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Review: IOGEAR Bluetooth Kit

IOGEAR's Wireless Bluetooth Stereo Headset Kit is a surprisingly competent Bluetooth system for wirelessly listening to not only MP3 players, but also home stereos, home theaters and even Bluetooth-enabled cell phones. Unfortunately, like so many Bluetooth audio devices, the range is far less than advertised.
The behind-the-head style of headphones isn't my preferred form factor -- I've never found them to be altogether comfortable and these were no exception. But that's a subjective issue and, besides, given the slightly greater weight of the Bluetooth gear in the headphone, that style probably provides the best stability. Still, particularly after an hour or so of listening, I became very aware that these headphones were hanging on my head.

Design-wise, the headphones are a mixed bag. They have a decidedly cheap plastic feel and pushing the on-board control buttons-- it has buttons for volume, muting and for switching to the next or previous track on devices that support this function via Bluetooth -- felt mushy. However, one thing I did like is that the headphones are foldable, making them a good travel companions.

The most important thing about headphones, of course, is the sound quality. Despite the cheap feel, these headphones produced surprisingly strong sound, particularly in the mid-ranges and the high end. Bass was adequate.

The phones have a reasonable frequency range of 20Hz to 20KHz. Separation was strong, making for a brighter, clearer sound than I expected. Overall sound quality was just a notch below my everyday portable Sennheiser PX 100s, although they weren't in the same league, not surprisingly, with my higher-end Grado headphones, which I use with my stereo.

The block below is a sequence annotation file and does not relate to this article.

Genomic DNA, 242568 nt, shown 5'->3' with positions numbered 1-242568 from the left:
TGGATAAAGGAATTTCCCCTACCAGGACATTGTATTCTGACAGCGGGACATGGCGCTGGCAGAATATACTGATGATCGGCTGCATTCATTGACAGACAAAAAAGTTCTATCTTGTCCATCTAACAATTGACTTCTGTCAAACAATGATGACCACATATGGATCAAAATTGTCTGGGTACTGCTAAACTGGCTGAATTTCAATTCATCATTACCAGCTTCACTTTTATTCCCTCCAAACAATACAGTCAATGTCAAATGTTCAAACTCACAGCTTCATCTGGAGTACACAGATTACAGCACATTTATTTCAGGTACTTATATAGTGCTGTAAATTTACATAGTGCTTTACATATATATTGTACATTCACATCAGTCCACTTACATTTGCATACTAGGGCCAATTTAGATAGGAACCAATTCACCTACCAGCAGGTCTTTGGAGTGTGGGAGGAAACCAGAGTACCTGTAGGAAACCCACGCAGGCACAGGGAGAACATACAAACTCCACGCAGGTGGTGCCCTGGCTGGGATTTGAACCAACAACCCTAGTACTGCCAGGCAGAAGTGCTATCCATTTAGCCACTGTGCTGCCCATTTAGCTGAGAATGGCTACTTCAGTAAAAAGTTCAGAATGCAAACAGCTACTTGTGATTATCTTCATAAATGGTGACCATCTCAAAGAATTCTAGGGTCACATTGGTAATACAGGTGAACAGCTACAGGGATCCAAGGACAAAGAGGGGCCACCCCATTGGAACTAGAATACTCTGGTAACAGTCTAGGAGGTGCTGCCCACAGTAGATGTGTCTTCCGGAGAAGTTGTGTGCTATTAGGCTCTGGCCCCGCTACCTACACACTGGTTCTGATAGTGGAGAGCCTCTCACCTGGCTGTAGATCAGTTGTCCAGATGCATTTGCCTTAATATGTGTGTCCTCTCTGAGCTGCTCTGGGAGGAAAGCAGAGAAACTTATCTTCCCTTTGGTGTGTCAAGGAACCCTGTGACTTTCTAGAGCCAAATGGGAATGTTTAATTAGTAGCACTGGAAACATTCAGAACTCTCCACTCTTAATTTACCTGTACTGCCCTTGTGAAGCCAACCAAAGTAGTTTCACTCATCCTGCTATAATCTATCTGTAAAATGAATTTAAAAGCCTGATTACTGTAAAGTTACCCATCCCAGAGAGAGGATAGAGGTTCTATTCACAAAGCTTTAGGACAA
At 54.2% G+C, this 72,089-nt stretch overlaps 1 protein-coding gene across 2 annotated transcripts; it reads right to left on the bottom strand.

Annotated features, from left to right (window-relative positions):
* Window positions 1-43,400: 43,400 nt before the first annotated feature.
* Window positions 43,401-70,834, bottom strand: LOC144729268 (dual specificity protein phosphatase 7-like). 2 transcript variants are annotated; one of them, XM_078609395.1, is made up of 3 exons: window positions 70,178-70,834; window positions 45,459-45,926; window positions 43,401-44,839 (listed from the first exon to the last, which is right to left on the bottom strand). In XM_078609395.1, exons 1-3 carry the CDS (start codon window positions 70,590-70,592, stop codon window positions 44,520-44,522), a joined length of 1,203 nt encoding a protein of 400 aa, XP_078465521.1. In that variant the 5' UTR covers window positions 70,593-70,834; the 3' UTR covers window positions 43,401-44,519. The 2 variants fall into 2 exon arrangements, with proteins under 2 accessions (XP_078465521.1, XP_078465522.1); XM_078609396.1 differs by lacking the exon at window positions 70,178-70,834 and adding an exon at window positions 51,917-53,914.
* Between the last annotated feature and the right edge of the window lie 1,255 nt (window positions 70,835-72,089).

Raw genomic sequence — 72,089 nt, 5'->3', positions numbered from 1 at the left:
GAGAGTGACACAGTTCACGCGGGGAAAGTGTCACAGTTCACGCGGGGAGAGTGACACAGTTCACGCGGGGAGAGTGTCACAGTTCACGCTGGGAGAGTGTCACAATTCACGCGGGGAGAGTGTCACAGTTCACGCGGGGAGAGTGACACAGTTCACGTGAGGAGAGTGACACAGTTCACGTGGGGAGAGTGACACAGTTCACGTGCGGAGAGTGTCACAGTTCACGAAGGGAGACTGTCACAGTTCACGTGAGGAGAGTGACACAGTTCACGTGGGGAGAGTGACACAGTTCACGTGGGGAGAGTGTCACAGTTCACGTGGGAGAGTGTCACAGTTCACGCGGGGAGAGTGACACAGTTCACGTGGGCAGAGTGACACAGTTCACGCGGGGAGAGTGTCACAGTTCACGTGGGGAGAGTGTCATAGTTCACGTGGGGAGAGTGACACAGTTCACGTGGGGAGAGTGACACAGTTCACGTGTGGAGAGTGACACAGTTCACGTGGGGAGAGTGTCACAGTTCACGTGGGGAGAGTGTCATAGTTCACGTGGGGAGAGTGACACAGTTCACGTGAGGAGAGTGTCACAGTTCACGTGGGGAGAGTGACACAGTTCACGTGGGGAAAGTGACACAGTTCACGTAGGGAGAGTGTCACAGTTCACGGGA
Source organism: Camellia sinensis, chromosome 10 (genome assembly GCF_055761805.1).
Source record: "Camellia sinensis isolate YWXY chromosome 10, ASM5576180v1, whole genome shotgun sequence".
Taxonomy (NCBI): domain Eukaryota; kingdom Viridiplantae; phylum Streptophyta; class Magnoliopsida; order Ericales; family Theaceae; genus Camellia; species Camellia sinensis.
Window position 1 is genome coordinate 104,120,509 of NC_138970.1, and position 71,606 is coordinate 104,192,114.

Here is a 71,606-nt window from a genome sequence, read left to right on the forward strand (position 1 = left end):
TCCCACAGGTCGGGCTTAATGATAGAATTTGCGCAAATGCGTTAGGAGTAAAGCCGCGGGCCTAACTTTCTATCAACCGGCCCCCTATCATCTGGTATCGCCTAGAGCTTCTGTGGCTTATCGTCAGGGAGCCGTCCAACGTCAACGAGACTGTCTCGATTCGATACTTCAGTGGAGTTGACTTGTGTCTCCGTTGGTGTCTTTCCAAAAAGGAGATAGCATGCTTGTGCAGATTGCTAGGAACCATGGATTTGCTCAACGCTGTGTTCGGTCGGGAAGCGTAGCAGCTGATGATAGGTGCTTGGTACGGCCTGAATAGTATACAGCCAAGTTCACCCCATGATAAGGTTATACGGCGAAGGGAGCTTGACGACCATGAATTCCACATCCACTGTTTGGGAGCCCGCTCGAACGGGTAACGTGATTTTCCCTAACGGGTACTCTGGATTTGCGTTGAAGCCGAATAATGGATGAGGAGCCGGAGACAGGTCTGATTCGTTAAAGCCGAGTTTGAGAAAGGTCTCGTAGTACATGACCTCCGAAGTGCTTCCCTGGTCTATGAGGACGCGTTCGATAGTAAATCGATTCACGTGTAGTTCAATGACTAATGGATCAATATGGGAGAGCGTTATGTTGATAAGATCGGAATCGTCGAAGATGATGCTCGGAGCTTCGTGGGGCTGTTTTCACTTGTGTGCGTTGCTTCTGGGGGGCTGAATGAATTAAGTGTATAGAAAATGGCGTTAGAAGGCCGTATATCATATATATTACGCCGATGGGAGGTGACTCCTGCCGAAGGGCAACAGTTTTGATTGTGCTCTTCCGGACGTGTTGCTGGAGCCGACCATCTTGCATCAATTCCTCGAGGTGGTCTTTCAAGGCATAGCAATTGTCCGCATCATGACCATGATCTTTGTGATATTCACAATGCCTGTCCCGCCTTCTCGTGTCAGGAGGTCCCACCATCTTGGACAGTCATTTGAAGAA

There was, however, one sonic drawback: A moderate level of hiss and whine, which seems to be the norm with Bluetooth headphones. It was mostly, but not completely covered up at average volume but was clearly audible at lower volumes but it was there nonetheless. This wasn't a major drawback, but it was a drawback.

Overall, IOGEAR's Wireless Bluetooth Stereo Headset Kit is a boon for anybody who wants to listen to music without being tethered.

But there are some drawbacks, some of which are relatively minor. First, the included documentation stinks. More thorough documentation is available on-line, but the written assistance that came with the kit could best be described as a brief pamphlet -- it wasn't very complete. Another drawback -- more of an annoyance, really -- was that the power adapter cord for charging the adapter and headphones was only three feet long, which was not nearly long enough to conveniently put on any horizontal service that I own. So, I had to charge the units on the floor beneath the electrical outlet.

A slightly more serious complaint was that the inevitable weight of the Bluetooth radio in the headphones made it uncomfortable after an hour or so of use. Not much can be done about that, I suppose -- at least until Bluetooth technology becomes even more compact. But I thought I'd mention it.

A more major complaint is its range. I found the kit invaluable for sitting at my desk, getting up for a cup of coffee or poking my head outside without missing any music. And, perhaps better still, it enabled me to listen to music on my stereo while on the sofa without the need to stretch a cord all the way across the living room. But I couldn't wander anywhere I wanted throughout the house.

Another qualm is the price: $179 is a lot of money for above-average headphones and a handful of cables and adapters. If you already have a Bluetooth adapter, you can buy the headphones alone for $99. But while expensive, this system works well, produces excellent sound quality and enabling use on a wide variety of items.